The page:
Religion vs. Faith: The Same but Different

Ancient adversaries, or two sides of the same coin?

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The terms religion and faith are sometimes used interchangeably, to mean a practice or system of belief. For instance, the description faith group is used to mean a community that practices the same religion. However, when unpacked and carefully considered, each term carries its own separate, singular meaning. Religion is a system of faith and worship. It is the structure that organises one’s devotion to something. Faith, conversely, describes one’s inward belief in a doxology or teaching, based on their personal conviction, trust and confidence in something or someone.

In essence, religion is knowing the Our Father prayer off head, while faith is knowing that God hears and will answer your prayers. A cynic or sceptic could argue that it essentially boils down to this: faith is controlled by the whims of an individual, while religion is ordered by a collective, controlling, dictator-like organisation or, in some cases, single person. That is, the private vs. public practice of belief.

Bear Grylls recently discussed his journey to disentangle his faith from religion, now viewing faith as the more personal, people-focused aspect of belief. Furthermore, the crimes of large-scale organised religion, the invocation of God for political gains, and the tragic histories which have come as a result have led many people to prefer to identify as a person of faith, or just spiritual, rather than as a religious person. On the other hand, some desire to hold on to religion through the preservation of old buildings and practice of traditions such as baptisms and baby naming ceremonies, only without the faith and devotion to God that these practices are tied to. They seek to retain the perceived benefits of religion without attaching to their behaviour the private, personal connotations of faith.  Both sides of this spectrum are extreme and, ultimately, empty.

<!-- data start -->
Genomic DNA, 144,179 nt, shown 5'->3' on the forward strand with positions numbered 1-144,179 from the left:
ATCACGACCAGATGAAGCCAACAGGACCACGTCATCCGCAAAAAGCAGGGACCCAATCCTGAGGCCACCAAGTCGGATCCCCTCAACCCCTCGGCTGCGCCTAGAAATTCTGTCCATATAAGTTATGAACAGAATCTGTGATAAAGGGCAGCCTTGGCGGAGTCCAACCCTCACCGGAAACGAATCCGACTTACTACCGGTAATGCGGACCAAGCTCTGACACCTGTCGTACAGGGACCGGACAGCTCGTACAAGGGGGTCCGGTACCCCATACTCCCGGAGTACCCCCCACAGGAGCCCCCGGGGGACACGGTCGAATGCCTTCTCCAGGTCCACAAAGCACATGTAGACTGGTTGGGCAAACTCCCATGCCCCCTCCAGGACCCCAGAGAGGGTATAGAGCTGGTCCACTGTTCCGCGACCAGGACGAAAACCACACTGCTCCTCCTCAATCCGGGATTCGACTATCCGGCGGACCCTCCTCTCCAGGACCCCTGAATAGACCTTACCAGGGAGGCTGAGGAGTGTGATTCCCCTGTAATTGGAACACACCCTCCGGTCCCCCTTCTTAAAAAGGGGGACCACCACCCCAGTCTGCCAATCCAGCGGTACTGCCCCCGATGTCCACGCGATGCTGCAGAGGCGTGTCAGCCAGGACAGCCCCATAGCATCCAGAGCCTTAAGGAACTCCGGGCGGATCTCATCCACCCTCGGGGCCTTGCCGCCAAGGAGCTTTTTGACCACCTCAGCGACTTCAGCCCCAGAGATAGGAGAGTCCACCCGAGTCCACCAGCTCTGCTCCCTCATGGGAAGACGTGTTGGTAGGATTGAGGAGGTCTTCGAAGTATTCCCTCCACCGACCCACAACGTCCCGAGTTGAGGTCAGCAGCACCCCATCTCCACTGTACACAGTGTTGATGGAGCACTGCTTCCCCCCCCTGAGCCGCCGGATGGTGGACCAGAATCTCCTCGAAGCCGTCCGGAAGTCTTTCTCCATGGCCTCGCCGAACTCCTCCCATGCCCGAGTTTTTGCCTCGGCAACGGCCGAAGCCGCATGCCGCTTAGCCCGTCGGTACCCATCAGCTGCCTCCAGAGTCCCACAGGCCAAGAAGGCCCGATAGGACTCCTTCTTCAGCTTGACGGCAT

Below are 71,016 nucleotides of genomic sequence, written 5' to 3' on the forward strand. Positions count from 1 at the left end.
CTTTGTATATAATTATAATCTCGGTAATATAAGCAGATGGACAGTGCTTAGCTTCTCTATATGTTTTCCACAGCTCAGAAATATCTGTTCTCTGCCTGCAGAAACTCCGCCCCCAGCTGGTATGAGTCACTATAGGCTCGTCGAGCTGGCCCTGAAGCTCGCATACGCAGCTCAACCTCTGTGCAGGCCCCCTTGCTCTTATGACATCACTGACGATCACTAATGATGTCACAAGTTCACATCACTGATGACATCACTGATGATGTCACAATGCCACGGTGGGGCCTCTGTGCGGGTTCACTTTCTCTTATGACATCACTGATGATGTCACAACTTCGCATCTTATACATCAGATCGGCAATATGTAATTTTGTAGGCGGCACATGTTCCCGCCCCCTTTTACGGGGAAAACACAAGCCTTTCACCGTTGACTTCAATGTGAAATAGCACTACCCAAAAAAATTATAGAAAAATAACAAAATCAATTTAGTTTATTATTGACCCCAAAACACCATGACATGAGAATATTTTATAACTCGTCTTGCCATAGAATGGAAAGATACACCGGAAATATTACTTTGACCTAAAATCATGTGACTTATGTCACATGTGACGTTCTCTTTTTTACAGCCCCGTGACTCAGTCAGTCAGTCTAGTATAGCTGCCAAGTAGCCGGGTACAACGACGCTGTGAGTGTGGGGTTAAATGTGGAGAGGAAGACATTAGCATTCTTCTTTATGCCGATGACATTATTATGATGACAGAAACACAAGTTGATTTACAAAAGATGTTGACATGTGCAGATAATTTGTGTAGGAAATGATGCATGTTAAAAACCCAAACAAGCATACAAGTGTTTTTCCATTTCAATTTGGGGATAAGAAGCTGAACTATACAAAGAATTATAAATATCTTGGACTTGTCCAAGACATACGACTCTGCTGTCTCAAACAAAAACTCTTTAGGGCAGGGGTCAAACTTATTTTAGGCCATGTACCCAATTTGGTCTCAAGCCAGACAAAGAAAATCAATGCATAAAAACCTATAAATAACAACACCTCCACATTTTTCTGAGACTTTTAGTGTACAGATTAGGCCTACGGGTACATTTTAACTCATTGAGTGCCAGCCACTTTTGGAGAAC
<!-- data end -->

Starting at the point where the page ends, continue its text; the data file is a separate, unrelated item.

Religion and faith are not mutually exclusive. At least, they do not have to be. The existence of one in someone’s life does not mean that they can not also have the other, wherever they are in their faith journey. The amount of public debate, online think pieces and potential for private contemplation over one’s personal decision about their faith and/or religion can be overwhelming and leave most not wanting to associate with either faith or religion. To help drown out the noise, let's look at the example of one, specific prominent religious, and spiritual, figure: Jesus. According to the Bible, Jesus was without sin, i.e. He did not break any rules for living a holy life by God’s standard. However Jesus was hated by the religious authorities of His day, who considered Him a blasphemous rebel, that is, bad at religion. However, we can not forget that Jesus knew and understood scripture thoroughly.

Indeed, the Bible teaches that we need both. Being spiritual, or having faith, without a religious doctrine is like using a compass that does not have a hand or magnetic field, so ultimately leads you nowhere. On the other hand, religion without faith in God is just as dangerous, because it is vacant, unfruitful, and against God’s desire for our lives. God wants to commune with us in a relationship with Him, through Jesus Christ. This relationship shapes our character and desires in a way that points back to Him.

Words by

Tumi Belo

 

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